Using the degauss/geocoder image allows the user to bypass this manual installation. Below are the manual instructions as an alternative to degauss/geocoder.

This software was designed and tested on Linux Ubuntu. The following install instructions are for Ubuntu. CentOS install instructions are also below, but are not throughly tested.


Install required software:

sudo apt-get install sqlite3 libsqlite3-dev flex ruby-full ruby-rubyforge libssl-dev libssh2-1-dev libcurl4-openssl-dev curl libxml2-dev

Install ruby gems:

sudo gem install sqlite3
sudo gem install json
sudo gem install Text

Install R:

sudo sh -c 'echo "deb trusty/" >> /etc/apt/sources.list'
sudo apt-get update
sudo apt-get install r-base-core

sudo sh -c 'echo "deb trusty-backports main restricted universe" >> /etc/apt/sources.list'
sudo apt-key adv --keyserver --recv-keys E084DAB9
sudo apt-get update
sudo apt-get install r-base-dev

Install R packages:

sudo su - -c "R -e \"install.packages('devtools', repos='')\""
sudo su - -c "R -e \"devtools::install_github('cole-brokamp/CB')\""
sudo su - -c "R -e \"install.packages('argparser', repos='')\""

Download and Install

Download the git repo to the home directory and then compile the SQLite3 extension and the Geocoder-US Ruby gem:

cd ~
git clone
cd geocoder
sudo make -f Makefile.ruby install
sudo gem install Geocoder-US-2.0.4.gem

TIGER/Line Database

The program relies on a sqlite3 database created from TIGER/Line files that is about 4.6 GB. Download the compiled database based on 2015 TIGER/Line files into the /opt directory so it is accessible by all users.

sudo wget -P /opt

Alternatively, build your own database (see the section below for details).



The program takes in one character string and parses address components in order to search the database. To geocode an address, call ruby to run the program with the address string as the argument:

ruby ~/geocoder/bin/geocode.rb "3333 Burnet Ave Cincinnati Ohio 45229"

This results in a file called temp.json being written to the current directory with the results. It is possible to pipe this output into another file, but the user will likely be geocoding more than one file at a time, using batch geocoding.

The geocode.R program uses the argparser package to take in command line arguments which define both the name of the CSV file and name of the column in that file which contain the address strings.

Submission for Batch Geocoding

For batch geocoding, run geocoder/bin/geocode.R, which relies on Rscript to run the R program from the command line with arguments. The R program serves as a wrapper to read the file, iterate over the address strings, output a progress bar, and write the results file as a CSV.

The first argument defines the name of the CSV file and the second argument defines the name of the column in that file which contains the address strings.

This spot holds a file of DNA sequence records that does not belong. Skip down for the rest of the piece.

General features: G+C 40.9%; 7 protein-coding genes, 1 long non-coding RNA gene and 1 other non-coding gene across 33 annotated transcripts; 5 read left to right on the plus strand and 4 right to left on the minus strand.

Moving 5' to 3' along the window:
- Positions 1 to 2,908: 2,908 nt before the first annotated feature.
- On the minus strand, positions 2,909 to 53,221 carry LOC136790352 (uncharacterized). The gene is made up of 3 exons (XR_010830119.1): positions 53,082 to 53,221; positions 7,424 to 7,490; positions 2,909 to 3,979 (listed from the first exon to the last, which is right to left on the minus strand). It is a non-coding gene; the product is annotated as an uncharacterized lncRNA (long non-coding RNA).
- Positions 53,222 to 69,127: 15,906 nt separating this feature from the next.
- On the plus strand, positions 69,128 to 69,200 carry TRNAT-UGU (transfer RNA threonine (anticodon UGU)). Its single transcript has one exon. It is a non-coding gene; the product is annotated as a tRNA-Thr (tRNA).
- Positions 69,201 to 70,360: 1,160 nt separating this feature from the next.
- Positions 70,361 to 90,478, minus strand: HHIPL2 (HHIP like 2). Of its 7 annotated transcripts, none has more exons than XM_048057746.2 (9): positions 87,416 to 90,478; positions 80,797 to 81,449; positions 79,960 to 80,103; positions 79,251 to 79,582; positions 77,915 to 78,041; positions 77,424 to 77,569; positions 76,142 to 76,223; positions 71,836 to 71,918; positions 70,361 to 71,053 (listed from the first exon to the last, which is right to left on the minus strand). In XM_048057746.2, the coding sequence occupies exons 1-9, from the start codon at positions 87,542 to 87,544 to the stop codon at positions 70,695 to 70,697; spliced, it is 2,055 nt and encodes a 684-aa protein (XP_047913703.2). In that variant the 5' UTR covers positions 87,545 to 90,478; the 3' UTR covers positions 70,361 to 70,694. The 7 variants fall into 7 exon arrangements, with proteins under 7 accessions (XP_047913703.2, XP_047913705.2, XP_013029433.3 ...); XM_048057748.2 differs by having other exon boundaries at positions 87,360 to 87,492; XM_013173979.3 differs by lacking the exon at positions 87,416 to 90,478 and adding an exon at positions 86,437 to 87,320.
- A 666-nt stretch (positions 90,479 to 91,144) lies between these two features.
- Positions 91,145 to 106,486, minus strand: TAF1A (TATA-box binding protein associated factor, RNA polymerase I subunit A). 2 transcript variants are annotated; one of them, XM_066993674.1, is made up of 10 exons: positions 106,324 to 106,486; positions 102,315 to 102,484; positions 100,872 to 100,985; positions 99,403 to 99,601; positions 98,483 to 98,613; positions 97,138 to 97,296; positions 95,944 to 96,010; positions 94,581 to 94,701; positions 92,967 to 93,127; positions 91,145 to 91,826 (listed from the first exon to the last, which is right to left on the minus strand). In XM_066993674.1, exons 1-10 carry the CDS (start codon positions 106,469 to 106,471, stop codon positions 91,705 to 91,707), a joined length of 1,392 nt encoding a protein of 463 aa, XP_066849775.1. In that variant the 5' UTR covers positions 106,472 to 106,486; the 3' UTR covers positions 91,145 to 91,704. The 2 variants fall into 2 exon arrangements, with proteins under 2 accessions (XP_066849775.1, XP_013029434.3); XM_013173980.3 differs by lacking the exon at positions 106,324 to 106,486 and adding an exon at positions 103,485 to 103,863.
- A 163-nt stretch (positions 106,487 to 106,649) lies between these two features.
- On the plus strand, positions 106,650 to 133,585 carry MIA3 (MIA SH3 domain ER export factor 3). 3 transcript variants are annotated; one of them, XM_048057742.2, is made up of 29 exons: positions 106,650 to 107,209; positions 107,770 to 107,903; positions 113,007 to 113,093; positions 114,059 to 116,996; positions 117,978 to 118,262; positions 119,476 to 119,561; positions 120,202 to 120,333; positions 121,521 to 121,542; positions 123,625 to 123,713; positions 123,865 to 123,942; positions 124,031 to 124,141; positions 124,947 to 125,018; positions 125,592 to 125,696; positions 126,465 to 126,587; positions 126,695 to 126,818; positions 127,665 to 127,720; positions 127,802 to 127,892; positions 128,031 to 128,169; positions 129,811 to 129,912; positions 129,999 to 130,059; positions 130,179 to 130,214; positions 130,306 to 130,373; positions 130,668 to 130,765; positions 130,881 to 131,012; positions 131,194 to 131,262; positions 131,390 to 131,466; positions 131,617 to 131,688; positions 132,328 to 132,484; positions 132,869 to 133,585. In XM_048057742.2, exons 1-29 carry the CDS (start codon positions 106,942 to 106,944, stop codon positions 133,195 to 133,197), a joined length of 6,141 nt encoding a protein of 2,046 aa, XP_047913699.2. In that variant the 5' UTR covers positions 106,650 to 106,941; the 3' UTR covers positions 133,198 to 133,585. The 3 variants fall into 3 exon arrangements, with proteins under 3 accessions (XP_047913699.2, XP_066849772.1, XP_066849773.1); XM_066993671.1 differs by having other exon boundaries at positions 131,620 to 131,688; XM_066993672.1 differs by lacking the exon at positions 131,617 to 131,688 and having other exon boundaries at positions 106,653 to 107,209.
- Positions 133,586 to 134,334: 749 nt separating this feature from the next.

Donโ€™t forget to chmod this file and optionally, symmlink it somewhere (ln -s ~/geocoder/bin/geocode.R ~/geocode.R) or add it to your path. Run the program without any arguments for help:

  > ./geocode.R
usage: ./geocode.R [--] [--help] file_name column_name

offline geocoding, returns the input file with geocodes appended

positional arguments:
  file_name         name of input csv file
  column_name           the name of the column in the csv file that contains the address strings

  -h, --help            show this help message and exit

Test the the program out on some sample addresses that are included in the git repo:

bin/geocode.R test_addresses.csv address

The program will output a progress bar to the terminal. The output will be merged to the original input file and written as a CSV file with _geocoded appended to the end of the file name. Address fields not used for an address string will be NA.

Building TIGER/Line Database

Although a compiled database created from 2015 TIGER/Line files is available for download, it is possible to create your own database using alternative years for example.

Download TIGER/Line files

mkdir TIGER2015 && cd TIGER2015
wget -nd -r
wget -nd -r
wget -nd -r

If the download fails, rerun with -c option to continue where it left off.

Unpack each TIGER/Line ZIP into a temp directory and extract/transform/load to build database

sudo build/tiger_import /opt/geocoder.db TIGER2015

After making the database, it is safe to remove all of the TIGER files

rm -r TIGER2015

Update database

Create ruby metaphones

sudo bin/rebuild_metaphones /opt/geocoder.db

Construct database indexes

sudo chmod +x build/build_indexes
sudo build/build_indexes /opt/geocoder.db

Cluster the database accorindg to indexes, making lookups faster

sudo chmod +x build/rebuild_cluster
sudo build/rebuild_cluster /opt/geocoder.db

Installation on CentOS 7

Before installation (all takes place under sudo)

sudo su -

Install software dependencies:

yum install -y sqlite sqlite-devel.x86_64 flex ruby git-core zlib zlib-devel gcc-c++ patch readline readline-devel libyaml-devel libffi-devel openssl-devel make bzip2 autoconf automake libtool bison curl sqlite-devel libcurl-devel libxml2-devel.x86_64 ruby-rdoc ruby-devel

Install Ruby gems:

gem install sqlite3 json Text

Install R:

rpm -Uvh
yum update
yum install R

Open R:

R --vanilla

Within R, install packages:


Download the git repo to the home directory and then compile the SQLite3 extension and the Geocoder-US Ruby gem:

cd ~
git clone
cd geocoder
sudo make install
sudo gem install Geocoder-US-2.0.4.gem

Make sure to install the database as described above.